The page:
You're drinking coffee all wrong: The secret to maximizing your caffeine buzz

New research reveals the best times of days to pour yourself a cup o' joe, and it's not first thing in the morning

Published September 9, 2015 8:00AM (EDT)

This article originally appeared on AlterNet.

AlterNet It’s Monday, 8 o’clock in the morning. It was a late night and you have a 9am meeting. Coffee! You need coffee. You drag yourself out of bed. Grind the beans. The aroma, as it wafts up, makes you happy and wakes you up just a little bit with anticipation. Boil the water. Pour it through the coffee filter. Prepare it the way you love it. Black, milk and sugar, half-and-half. Whatever. It’s all good. It’s coffee, the second most traded commodity on Earth (after oil).

Morning coffee is a tradition handed down from generation to generation, embedded into our psyches maybe from the moment some cave person discovered that a beverage could be made from burnt beans. Surely that discovery happened in the morning! Funny thing, though. Modern science has a way of looking at traditions and often turning them upside down. It turns out that we have had it all wrong. Early morning is actually the worst time to drink coffee.

Let’s back up and examine the science of why we get tired. When we wake up and as we go about our daily activity, a chemical called adenosine slowly accumulates in the brain. As it builds up, it binds to receptors in the brain and actually slows down and calms brain activity. This is why we feel tired as the day goes on, and why we then reach for that cup of java to perk us up when we can’t just take a nap. Caffeine, as it turns out, is a drug that is similar in chemical shape to adenosine. As we consume it, the caffeine molecules reach the brain and compete and bind with the same receptors in the brain that adenosine would normally bind to. Adenosine is left out in the cold, so to speak, and since caffeine does not slow down brain activity, the result is that we no longer feel tired.

This works great…for a while. But eventually, as the body is wont to do, the brain figures out what is happening and begins to generate more receptors the adenosine can bind to (the body wants to sleep, after all). So if we want to perk up, we need to consume an even higher volume of coffee. That’s one of the reasons why the longer we drink coffee, the more coffee we require to feel the buzz we grew to love in the first place.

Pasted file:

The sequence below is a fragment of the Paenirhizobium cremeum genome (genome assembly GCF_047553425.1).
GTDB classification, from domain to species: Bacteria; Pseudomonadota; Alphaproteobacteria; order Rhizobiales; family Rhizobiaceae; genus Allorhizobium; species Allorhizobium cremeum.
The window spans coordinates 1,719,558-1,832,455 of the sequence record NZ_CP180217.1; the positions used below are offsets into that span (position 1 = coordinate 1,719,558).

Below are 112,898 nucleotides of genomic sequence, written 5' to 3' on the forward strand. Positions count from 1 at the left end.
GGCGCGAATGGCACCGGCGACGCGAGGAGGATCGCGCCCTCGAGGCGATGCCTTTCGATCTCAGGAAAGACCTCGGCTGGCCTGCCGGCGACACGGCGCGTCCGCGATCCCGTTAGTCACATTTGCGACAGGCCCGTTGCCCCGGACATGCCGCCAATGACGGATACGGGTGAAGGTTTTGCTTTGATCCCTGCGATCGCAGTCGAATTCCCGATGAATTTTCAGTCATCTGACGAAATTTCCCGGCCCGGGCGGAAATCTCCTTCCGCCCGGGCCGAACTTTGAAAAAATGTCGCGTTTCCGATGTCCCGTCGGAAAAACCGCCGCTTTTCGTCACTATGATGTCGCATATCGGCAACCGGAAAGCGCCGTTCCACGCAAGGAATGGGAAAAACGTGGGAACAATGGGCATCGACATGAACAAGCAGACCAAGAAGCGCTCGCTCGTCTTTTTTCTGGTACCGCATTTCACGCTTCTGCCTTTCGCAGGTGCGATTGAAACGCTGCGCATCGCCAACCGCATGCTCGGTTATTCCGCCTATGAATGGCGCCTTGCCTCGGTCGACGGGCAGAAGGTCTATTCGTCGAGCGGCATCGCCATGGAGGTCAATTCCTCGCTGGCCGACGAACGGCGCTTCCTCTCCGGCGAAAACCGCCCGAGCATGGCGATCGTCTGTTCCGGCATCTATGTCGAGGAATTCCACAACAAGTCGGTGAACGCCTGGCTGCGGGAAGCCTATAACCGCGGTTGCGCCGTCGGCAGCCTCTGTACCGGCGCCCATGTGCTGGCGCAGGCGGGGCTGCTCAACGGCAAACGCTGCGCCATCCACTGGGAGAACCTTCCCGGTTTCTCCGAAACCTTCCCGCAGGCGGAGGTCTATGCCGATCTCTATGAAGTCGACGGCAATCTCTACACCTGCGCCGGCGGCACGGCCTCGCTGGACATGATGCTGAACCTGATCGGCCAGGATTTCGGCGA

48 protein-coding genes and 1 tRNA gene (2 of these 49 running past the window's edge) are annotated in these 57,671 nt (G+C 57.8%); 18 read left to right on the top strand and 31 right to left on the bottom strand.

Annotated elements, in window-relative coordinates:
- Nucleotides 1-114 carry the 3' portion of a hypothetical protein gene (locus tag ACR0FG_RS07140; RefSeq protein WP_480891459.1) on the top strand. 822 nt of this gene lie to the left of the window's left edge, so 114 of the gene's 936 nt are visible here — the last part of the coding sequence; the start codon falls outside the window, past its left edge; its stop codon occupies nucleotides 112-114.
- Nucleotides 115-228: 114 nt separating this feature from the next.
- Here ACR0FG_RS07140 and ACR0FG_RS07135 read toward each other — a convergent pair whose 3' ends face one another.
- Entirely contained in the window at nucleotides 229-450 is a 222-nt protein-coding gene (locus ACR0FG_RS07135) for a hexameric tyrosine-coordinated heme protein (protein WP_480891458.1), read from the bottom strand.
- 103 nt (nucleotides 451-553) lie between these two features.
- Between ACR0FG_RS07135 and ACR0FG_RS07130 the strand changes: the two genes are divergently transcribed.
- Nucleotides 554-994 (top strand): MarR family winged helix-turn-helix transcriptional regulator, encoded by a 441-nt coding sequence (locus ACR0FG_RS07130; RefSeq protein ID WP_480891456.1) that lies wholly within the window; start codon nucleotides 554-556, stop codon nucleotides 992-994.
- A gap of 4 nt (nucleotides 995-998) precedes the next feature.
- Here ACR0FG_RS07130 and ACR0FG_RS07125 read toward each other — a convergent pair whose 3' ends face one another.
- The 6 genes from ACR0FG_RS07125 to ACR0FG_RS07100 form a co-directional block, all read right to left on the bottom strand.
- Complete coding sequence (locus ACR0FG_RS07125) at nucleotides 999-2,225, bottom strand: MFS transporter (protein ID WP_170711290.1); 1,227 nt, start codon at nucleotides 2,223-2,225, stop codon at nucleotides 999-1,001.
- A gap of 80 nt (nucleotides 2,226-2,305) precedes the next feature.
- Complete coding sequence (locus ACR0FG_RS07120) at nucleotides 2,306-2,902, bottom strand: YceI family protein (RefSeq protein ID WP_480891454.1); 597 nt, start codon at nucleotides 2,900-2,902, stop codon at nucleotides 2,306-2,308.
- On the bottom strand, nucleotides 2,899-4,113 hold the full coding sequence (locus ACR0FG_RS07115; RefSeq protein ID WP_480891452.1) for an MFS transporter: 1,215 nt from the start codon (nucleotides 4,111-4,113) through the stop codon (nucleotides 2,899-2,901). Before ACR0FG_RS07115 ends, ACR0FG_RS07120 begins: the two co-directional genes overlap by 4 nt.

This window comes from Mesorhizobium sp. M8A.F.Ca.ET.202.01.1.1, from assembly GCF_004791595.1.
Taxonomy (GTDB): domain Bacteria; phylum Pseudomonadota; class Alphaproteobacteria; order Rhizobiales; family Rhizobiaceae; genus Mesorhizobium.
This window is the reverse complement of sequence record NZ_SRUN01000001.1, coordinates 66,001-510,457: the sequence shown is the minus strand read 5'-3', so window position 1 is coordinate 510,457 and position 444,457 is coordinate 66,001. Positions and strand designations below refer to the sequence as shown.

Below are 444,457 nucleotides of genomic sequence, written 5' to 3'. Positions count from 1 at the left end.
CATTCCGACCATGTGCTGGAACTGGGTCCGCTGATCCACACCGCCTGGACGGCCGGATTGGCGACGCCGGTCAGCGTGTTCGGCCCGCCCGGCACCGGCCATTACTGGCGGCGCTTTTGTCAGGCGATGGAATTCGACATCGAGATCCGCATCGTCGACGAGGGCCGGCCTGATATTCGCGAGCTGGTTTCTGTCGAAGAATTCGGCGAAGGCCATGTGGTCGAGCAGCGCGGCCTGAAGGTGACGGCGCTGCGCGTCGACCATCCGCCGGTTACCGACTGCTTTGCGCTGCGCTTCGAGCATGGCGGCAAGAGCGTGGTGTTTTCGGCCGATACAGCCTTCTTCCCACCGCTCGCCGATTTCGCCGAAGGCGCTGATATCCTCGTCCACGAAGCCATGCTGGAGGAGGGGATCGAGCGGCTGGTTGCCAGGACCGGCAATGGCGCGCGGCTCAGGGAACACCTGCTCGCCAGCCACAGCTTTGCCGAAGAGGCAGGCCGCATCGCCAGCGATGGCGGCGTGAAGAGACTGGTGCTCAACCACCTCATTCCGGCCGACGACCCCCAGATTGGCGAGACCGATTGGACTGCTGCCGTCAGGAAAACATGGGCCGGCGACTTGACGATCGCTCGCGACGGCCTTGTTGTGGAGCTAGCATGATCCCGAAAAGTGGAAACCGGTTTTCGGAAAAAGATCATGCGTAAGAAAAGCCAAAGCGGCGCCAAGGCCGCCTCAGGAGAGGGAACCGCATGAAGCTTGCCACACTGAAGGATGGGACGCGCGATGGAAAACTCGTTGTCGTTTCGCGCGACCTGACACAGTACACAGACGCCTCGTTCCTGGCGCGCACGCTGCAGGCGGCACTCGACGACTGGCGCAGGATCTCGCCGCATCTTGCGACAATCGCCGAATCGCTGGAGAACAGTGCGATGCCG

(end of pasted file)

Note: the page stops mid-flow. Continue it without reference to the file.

So now that we understand why we get that coffee buzz, when is the best time to optimize that buzz? The brain also produces a hormone called cortisol, the so-called stress hormone, which is a chemical we produce during the fight-or-flight response. That is, when we are under stress, or in danger, cortisol is produced to make us feel alert, zoned in, ready for action. But our bodies also produce cortisol throughout the day. The release of cortisol is regulated by the body’s circadian rhythm, our internal biological clock, and it turns out that the peak time for cortisol levels is between 8am and 9am. In other words, the very time you are drinking coffee to wake yourself up, the body is already releasing cortisol to do the same thing. And no, the caffeine does not offer additional wakefulness. In fact, cortisol actually diminishes the ability of caffeine to perk you up, and it also builds up the body’s tolerance for it, another reason it becomes necessary to drink more and more coffee to lesser and lesser effect.

Other peak times for cortisol production, besides 8-9am, are 12-1pm and 5:30-6:30pm. So in order to maximize our alertness throughout the day, while also not interfering with our bodies’ natural alertness mechanisms, we should be drinking coffee outside of these peak time periods. Even if you should wake up really early, the body, guided by the circadian rhythm, still increases its cortisol level about 50%. Scientists advise we wait about an hour, regardless of when we wake up, before we consume our cup o’ joe.

Learn more about the best time to drink coffee here.




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